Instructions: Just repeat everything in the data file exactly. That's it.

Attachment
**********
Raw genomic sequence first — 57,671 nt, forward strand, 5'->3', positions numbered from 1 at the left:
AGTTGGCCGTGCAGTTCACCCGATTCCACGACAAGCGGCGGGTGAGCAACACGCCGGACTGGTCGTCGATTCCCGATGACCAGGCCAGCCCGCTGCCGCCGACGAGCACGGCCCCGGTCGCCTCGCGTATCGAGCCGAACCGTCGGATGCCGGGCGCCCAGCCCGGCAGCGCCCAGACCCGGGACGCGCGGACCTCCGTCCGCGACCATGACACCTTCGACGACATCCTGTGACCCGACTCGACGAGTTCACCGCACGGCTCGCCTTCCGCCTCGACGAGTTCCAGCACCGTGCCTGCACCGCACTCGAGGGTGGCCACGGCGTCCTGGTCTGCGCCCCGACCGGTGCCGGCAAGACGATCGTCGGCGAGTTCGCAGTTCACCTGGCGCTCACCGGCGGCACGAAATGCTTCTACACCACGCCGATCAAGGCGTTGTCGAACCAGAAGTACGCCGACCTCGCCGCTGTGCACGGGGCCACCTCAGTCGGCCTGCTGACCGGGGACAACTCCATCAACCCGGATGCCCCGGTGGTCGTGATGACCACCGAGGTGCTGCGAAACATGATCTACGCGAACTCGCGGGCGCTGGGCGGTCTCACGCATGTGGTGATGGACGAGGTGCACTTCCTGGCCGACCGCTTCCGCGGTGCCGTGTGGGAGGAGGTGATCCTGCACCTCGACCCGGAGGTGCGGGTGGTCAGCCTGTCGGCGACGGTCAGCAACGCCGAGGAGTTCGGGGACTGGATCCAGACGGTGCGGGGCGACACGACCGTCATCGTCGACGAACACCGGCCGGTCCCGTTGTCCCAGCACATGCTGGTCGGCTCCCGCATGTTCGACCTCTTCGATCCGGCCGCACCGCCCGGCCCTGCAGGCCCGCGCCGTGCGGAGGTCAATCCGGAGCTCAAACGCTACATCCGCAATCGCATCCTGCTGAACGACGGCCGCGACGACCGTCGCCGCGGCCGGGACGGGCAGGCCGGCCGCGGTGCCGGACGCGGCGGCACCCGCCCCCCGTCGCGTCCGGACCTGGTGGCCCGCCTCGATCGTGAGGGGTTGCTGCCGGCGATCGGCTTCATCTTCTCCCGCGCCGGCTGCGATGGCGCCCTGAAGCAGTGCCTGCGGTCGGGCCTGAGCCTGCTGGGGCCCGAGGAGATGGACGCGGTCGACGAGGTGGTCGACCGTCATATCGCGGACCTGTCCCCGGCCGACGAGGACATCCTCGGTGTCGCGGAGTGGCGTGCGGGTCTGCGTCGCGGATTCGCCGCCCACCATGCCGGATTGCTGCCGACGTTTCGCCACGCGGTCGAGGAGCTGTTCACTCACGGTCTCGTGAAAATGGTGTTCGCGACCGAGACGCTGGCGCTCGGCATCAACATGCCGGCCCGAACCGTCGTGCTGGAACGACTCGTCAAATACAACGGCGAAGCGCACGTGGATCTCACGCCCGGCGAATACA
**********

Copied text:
Raw genomic sequence first — 57,671 nt, forward strand, 5'->3', positions numbered from 1 at the left:
AGTTGGCCGTGCAGTTCACCCGATTCCACGACAAGCGGCGGGTGAGCAACACGCCGGACTGGTCGTCGATTCCCGATGACCAGGCCAGCCCGCTGCCGCCGACGAGCACGGCCCCGGTCGCCTCGCGTATCGAGCCGAACCGTCGGATGCCGGGCGCCCAGCCCGGCAGCGCCCAGACCCGGGACGCGCGGACCTCCGTCCGCGACCATGACACCTTCGACGACATCCTGTGACCCGACTCGACGAGTTCACCGCACGGCTCGCCTTCCGCCTCGACGAGTTCCAGCACCGTGCCTGCACCGCACTCGAGGGTGGCCACGGCGTCCTGGTCTGCGCCCCGACCGGTGCCGGCAAGACGATCGTCGGCGAGTTCGCAGTTCACCTGGCGCTCACCGGCGGCACGAAATGCTTCTACACCACGCCGATCAAGGCGTTGTCGAACCAGAAGTACGCCGACCTCGCCGCTGTGCACGGGGCCACCTCAGTCGGCCTGCTGACCGGGGACAACTCCATCAACCCGGATGCCCCGGTGGTCGTGATGACCACCGAGGTGCTGCGAAACATGATCTACGCGAACTCGCGGGCGCTGGGCGGTCTCACGCATGTGGTGATGGACGAGGTGCACTTCCTGGCCGACCGCTTCCGCGGTGCCGTGTGGGAGGAGGTGATCCTGCACCTCGACCCGGAGGTGCGGGTGGTCAGCCTGTCGGCGACGGTCAGCAACGCCGAGGAGTTCGGGGACTGGATCCAGACGGTGCGGGGCGACACGACCGTCATCGTCGACGAACACCGGCCGGTCCCGTTGTCCCAGCACATGCTGGTCGGCTCCCGCATGTTCGACCTCTTCGATCCGGCCGCACCGCCCGGCCCTGCAGGCCCGCGCCGTGCGGAGGTCAATCCGGAGCTCAAACGCTACATCCGCAATCGCATCCTGCTGAACGACGGCCGCGACGACCGTCGCCGCGGCCGGGACGGGCAGGCCGGCCGCGGTGCCGGACGCGGCGGCACCCGCCCCCCGTCGCGTCCGGACCTGGTGGCCCGCCTCGATCGTGAGGGGTTGCTGCCGGCGATCGGCTTCATCTTCTCCCGCGCCGGCTGCGATGGCGCCCTGAAGCAGTGCCTGCGGTCGGGCCTGAGCCTGCTGGGGCCCGAGGAGATGGACGCGGTCGACGAGGTGGTCGACCGTCATATCGCGGACCTGTCCCCGGCCGACGAGGACATCCTCGGTGTCGCGGAGTGGCGTGCGGGTCTGCGTCGCGGATTCGCCGCCCACCATGCCGGATTGCTGCCGACGTTTCGCCACGCGGTCGAGGAGCTGTTCACTCACGGTCTCGTGAAAATGGTGTTCGCGACCGAGACGCTGGCGCTCGGCATCAACATGCCGGCCCGAACCGTCGTGCTGGAACGACTCGTCAAATACAACGGCGAAGCGCACGTGGATCTCACGCCCGGCGAATACA